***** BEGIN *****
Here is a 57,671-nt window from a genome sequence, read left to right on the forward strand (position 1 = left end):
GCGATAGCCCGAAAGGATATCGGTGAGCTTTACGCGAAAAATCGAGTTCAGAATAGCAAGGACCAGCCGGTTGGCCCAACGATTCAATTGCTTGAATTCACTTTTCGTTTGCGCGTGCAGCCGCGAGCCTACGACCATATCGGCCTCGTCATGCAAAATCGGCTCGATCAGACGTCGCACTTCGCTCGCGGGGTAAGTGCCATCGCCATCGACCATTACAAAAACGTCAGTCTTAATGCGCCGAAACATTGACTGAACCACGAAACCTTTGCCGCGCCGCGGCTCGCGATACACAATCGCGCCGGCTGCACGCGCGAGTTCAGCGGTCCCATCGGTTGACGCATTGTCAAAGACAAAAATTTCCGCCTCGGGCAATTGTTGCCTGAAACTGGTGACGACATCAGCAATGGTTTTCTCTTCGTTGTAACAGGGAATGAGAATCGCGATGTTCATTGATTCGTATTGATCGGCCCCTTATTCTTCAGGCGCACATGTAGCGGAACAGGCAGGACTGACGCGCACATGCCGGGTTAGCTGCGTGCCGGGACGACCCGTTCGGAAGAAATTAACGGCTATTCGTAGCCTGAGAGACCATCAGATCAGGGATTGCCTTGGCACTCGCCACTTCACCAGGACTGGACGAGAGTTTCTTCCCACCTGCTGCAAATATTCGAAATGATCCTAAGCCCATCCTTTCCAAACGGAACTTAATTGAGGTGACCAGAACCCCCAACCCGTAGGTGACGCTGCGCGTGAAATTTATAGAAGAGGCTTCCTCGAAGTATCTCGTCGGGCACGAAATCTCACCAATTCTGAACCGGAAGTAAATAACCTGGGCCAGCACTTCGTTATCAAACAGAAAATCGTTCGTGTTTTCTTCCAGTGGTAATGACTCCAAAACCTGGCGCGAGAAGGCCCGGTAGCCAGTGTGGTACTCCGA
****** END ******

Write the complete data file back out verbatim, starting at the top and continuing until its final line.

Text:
Here is a 57,671-nt window from a genome sequence, read left to right on the forward strand (position 1 = left end):
GCGATAGCCCGAAAGGATATCGGTGAGCTTTACGCGAAAAATCGAGTTCAGAATAGCAAGGACCAGCCGGTTGGCCCAACGATTCAATTGCTTGAATTCACTTTTCGTTTGCGCGTGCAGCCGCGAGCCTACGACCATATCGGCCTCGTCATGCAAAATCGGCTCGATCAGACGTCGCACTTCGCTCGCGGGGTAAGTGCCATCGCCATCGACCATTACAAAAACGTCAGTCTTAATGCGCCGAAACATTGACTGAACCACGAAACCTTTGCCGCGCCGCGGCTCGCGATACACAATCGCGCCGGCTGCACGCGCGAGTTCAGCGGTCCCATCGGTTGACGCATTGTCAAAGACAAAAATTTCCGCCTCGGGCAATTGTTGCCTGAAACTGGTGACGACATCAGCAATGGTTTTCTCTTCGTTGTAACAGGGAATGAGAATCGCGATGTTCATTGATTCGTATTGATCGGCCCCTTATTCTTCAGGCGCACATGTAGCGGAACAGGCAGGACTGACGCGCACATGCCGGGTTAGCTGCGTGCCGGGACGACCCGTTCGGAAGAAATTAACGGCTATTCGTAGCCTGAGAGACCATCAGATCAGGGATTGCCTTGGCACTCGCCACTTCACCAGGACTGGACGAGAGTTTCTTCCCACCTGCTGCAAATATTCGAAATGATCCTAAGCCCATCCTTTCCAAACGGAACTTAATTGAGGTGACCAGAACCCCCAACCCGTAGGTGACGCTGCGCGTGAAATTTATAGAAGAGGCTTCCTCGAAGTATCTCGTCGGGCACGAAATCTCACCAATTCTGAACCGGAAGTAAATAACCTGGGCCAGCACTTCGTTATCAAACAGAAAATCGTTCGTGTTTTCTTCCAGTGGTAATGACTCCAAAACCTGGCGCGAGAAGGCCCGGTAGCCAGTGTGGTACTCCGA